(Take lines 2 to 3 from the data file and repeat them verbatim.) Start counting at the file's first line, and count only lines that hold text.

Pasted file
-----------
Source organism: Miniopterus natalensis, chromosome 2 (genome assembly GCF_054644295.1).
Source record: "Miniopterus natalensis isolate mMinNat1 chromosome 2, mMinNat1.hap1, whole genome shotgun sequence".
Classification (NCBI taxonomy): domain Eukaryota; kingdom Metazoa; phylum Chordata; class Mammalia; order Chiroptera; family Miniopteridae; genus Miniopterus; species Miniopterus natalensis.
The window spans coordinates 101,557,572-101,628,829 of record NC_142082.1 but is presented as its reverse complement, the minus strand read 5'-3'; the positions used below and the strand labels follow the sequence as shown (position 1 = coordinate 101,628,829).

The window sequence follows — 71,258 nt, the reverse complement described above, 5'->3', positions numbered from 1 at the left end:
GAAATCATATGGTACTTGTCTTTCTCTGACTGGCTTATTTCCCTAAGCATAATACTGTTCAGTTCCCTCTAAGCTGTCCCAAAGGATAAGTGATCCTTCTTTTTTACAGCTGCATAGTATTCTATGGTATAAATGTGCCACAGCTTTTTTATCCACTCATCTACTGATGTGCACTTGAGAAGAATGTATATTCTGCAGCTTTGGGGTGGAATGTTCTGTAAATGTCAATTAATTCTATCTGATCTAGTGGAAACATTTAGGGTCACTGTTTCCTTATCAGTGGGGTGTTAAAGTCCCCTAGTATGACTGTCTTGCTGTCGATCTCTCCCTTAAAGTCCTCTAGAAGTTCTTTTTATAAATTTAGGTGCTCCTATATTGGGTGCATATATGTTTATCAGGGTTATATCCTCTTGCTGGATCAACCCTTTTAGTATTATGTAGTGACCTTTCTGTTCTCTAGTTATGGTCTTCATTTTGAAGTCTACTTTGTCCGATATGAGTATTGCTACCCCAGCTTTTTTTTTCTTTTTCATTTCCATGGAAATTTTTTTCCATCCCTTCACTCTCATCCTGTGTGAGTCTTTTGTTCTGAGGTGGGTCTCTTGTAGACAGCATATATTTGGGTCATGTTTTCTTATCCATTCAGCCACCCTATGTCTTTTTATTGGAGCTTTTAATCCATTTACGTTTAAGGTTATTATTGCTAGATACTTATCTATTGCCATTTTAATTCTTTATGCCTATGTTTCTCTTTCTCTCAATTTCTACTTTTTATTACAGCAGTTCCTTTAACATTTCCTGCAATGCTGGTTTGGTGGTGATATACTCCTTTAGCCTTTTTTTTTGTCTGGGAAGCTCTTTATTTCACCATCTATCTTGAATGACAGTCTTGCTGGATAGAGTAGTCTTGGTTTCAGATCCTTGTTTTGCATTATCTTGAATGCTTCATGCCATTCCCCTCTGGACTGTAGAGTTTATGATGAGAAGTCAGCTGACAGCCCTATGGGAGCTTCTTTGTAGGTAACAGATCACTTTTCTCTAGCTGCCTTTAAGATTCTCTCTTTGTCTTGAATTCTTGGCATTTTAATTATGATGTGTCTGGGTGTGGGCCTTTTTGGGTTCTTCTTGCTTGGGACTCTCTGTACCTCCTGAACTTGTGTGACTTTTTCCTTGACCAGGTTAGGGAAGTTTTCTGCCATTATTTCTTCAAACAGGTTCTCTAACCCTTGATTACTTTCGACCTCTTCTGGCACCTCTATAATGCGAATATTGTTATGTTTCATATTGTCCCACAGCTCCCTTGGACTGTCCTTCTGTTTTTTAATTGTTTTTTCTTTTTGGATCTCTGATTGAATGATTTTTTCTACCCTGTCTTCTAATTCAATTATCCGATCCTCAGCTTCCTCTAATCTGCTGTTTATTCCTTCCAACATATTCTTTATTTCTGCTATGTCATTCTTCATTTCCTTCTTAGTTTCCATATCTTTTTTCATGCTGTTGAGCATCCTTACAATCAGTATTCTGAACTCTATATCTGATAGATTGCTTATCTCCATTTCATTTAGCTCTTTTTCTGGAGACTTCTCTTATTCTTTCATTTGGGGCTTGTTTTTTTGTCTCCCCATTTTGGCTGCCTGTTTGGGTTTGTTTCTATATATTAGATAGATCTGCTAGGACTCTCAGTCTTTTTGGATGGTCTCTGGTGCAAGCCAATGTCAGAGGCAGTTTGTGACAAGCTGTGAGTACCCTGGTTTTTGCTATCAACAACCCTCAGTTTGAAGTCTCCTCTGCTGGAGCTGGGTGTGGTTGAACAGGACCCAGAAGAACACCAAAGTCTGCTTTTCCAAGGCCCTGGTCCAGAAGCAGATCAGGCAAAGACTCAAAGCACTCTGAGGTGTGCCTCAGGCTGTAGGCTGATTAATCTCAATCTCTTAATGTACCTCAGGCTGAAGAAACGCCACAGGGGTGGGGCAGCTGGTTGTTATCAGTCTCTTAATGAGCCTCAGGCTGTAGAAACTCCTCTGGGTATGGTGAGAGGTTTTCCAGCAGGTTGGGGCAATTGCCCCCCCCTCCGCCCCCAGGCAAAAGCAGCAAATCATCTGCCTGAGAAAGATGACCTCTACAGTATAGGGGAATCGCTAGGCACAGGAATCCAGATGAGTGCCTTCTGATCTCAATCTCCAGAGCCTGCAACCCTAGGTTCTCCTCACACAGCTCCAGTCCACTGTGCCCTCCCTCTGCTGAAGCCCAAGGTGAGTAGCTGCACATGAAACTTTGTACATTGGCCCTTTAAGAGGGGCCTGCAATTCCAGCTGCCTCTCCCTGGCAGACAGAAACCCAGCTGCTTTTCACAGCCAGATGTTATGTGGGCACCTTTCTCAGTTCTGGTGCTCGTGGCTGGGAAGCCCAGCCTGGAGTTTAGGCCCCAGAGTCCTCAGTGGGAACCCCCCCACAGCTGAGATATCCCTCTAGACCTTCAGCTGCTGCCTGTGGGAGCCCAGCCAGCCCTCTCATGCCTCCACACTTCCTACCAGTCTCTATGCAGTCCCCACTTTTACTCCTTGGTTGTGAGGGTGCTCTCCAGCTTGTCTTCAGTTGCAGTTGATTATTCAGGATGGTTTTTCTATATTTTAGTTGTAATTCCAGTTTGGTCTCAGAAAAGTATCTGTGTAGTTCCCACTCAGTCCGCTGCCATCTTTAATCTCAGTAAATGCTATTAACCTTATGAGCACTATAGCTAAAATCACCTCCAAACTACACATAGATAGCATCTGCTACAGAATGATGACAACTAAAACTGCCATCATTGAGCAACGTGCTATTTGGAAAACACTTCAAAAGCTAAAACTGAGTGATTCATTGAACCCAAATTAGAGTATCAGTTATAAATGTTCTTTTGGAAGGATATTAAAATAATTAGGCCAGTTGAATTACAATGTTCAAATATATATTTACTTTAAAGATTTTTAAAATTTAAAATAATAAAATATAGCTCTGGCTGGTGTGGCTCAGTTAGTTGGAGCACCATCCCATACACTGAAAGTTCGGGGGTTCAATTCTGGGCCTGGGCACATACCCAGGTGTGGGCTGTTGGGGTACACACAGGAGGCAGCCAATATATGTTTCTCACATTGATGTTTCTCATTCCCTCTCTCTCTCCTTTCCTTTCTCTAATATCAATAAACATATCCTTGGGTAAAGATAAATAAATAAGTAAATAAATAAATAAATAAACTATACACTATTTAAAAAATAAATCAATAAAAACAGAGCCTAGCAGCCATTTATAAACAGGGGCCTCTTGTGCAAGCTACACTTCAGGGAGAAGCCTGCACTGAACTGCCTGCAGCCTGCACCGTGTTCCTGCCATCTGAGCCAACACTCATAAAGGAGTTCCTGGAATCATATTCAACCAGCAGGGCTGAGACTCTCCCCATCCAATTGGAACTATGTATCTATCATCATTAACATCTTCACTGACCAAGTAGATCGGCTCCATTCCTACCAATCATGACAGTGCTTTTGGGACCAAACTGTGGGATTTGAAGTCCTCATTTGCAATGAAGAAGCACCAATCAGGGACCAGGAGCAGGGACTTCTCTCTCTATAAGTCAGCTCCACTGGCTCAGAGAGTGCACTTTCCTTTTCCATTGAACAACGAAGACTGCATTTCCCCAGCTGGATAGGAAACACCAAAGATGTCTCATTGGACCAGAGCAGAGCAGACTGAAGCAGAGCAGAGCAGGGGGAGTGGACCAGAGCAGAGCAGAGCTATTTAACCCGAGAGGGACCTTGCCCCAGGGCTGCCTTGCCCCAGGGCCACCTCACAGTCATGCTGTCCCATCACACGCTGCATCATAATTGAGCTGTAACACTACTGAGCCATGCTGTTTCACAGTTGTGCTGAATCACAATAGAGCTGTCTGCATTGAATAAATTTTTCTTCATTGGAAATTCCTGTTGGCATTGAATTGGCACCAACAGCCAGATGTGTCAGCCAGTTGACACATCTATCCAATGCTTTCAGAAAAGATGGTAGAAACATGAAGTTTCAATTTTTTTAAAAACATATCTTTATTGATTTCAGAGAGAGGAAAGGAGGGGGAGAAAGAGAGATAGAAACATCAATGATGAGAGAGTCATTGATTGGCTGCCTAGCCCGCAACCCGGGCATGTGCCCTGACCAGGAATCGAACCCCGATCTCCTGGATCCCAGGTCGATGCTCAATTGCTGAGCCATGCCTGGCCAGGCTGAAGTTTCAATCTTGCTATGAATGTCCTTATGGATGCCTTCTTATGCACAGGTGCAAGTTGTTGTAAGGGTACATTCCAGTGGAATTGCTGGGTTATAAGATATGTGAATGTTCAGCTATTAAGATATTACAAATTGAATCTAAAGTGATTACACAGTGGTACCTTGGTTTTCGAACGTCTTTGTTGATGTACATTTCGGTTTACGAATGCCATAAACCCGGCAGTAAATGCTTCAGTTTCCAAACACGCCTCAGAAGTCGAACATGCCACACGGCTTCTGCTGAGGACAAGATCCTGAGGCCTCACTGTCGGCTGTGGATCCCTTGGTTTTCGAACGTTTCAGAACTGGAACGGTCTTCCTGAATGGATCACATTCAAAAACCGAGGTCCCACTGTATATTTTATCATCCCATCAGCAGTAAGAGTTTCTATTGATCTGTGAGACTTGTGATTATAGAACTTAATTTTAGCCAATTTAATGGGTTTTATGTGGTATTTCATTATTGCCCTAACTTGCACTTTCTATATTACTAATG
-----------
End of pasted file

Source record: "Miniopterus natalensis isolate mMinNat1 chromosome 2, mMinNat1.hap1, whole genome shotgun sequence".
Classification (NCBI taxonomy): domain Eukaryota; kingdom Metazoa; phylum Chordata; class Mammalia; order Chiroptera; family Miniopteridae; genus Miniopterus; species Miniopterus natalensis.